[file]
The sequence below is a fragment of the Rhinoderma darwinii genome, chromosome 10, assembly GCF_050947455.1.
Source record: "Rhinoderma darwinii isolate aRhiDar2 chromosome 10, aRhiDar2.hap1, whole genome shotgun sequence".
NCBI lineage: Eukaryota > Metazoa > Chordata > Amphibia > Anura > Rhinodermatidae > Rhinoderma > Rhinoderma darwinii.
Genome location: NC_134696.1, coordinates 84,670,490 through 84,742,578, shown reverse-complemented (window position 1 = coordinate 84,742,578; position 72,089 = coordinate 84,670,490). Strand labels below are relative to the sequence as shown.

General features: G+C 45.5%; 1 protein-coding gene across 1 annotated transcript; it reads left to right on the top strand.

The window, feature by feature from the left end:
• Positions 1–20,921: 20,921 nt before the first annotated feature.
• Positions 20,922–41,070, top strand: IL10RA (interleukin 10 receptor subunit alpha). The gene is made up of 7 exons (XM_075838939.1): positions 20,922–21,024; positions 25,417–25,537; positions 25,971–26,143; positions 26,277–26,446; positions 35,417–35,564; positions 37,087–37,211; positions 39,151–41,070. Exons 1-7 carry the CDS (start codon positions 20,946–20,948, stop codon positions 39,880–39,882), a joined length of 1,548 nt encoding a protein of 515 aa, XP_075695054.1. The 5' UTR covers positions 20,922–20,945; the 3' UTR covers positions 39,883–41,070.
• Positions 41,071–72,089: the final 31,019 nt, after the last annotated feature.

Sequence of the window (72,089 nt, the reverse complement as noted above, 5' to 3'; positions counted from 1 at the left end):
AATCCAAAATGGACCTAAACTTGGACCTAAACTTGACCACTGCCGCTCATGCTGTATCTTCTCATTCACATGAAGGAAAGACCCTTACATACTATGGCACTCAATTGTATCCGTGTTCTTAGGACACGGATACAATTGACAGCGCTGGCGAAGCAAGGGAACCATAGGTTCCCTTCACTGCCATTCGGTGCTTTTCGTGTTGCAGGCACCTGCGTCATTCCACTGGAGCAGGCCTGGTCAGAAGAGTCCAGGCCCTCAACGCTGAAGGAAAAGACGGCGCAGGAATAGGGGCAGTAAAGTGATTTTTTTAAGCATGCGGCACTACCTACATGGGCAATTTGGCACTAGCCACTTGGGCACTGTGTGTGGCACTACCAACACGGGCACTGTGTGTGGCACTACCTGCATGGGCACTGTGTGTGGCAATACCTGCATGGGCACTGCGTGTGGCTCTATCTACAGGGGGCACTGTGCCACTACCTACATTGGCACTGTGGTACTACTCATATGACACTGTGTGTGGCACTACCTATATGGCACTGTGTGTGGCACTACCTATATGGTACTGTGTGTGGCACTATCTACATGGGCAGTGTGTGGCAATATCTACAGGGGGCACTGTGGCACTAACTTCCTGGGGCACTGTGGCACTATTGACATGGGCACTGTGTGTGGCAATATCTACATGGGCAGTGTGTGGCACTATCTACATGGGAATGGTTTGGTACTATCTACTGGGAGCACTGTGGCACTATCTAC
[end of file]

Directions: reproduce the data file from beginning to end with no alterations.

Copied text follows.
The sequence below is a fragment of the Rhinoderma darwinii genome, chromosome 10, assembly GCF_050947455.1.
Source record: "Rhinoderma darwinii isolate aRhiDar2 chromosome 10, aRhiDar2.hap1, whole genome shotgun sequence".
NCBI lineage: Eukaryota > Metazoa > Chordata > Amphibia > Anura > Rhinodermatidae > Rhinoderma > Rhinoderma darwinii.
Genome location: NC_134696.1, coordinates 84,670,490 through 84,742,578, shown reverse-complemented (window position 1 = coordinate 84,742,578; position 72,089 = coordinate 84,670,490). Strand labels below are relative to the sequence as shown.

General features: G+C 45.5%; 1 protein-coding gene across 1 annotated transcript; it reads left to right on the top strand.

The window, feature by feature from the left end:
• Positions 1–20,921: 20,921 nt before the first annotated feature.
• Positions 20,922–41,070, top strand: IL10RA (interleukin 10 receptor subunit alpha). The gene is made up of 7 exons (XM_075838939.1): positions 20,922–21,024; positions 25,417–25,537; positions 25,971–26,143; positions 26,277–26,446; positions 35,417–35,564; positions 37,087–37,211; positions 39,151–41,070. Exons 1-7 carry the CDS (start codon positions 20,946–20,948, stop codon positions 39,880–39,882), a joined length of 1,548 nt encoding a protein of 515 aa, XP_075695054.1. The 5' UTR covers positions 20,922–20,945; the 3' UTR covers positions 39,883–41,070.
• Positions 41,071–72,089: the final 31,019 nt, after the last annotated feature.

Sequence of the window (72,089 nt, the reverse complement as noted above, 5' to 3'; positions counted from 1 at the left end):
AATCCAAAATGGACCTAAACTTGGACCTAAACTTGACCACTGCCGCTCATGCTGTATCTTCTCATTCACATGAAGGAAAGACCCTTACATACTATGGCACTCAATTGTATCCGTGTTCTTAGGACACGGATACAATTGACAGCGCTGGCGAAGCAAGGGAACCATAGGTTCCCTTCACTGCCATTCGGTGCTTTTCGTGTTGCAGGCACCTGCGTCATTCCACTGGAGCAGGCCTGGTCAGAAGAGTCCAGGCCCTCAACGCTGAAGGAAAAGACGGCGCAGGAATAGGGGCAGTAAAGTGATTTTTTTAAGCATGCGGCACTACCTACATGGGCAATTTGGCACTAGCCACTTGGGCACTGTGTGTGGCACTACCAACACGGGCACTGTGTGTGGCACTACCTGCATGGGCACTGTGTGTGGCAATACCTGCATGGGCACTGCGTGTGGCTCTATCTACAGGGGGCACTGTGCCACTACCTACATTGGCACTGTGGTACTACTCATATGACACTGTGTGTGGCACTACCTATATGGCACTGTGTGTGGCACTACCTATATGGTACTGTGTGTGGCACTATCTACATGGGCAGTGTGTGGCAATATCTACAGGGGGCACTGTGGCACTAACTTCCTGGGGCACTGTGGCACTATTGACATGGGCACTGTGTGTGGCAATATCTACATGGGCAGTGTGTGGCACTATCTACATGGGAATGGTTTGGTACTATCTACTGGGAGCACTGTGGCACTATCTAC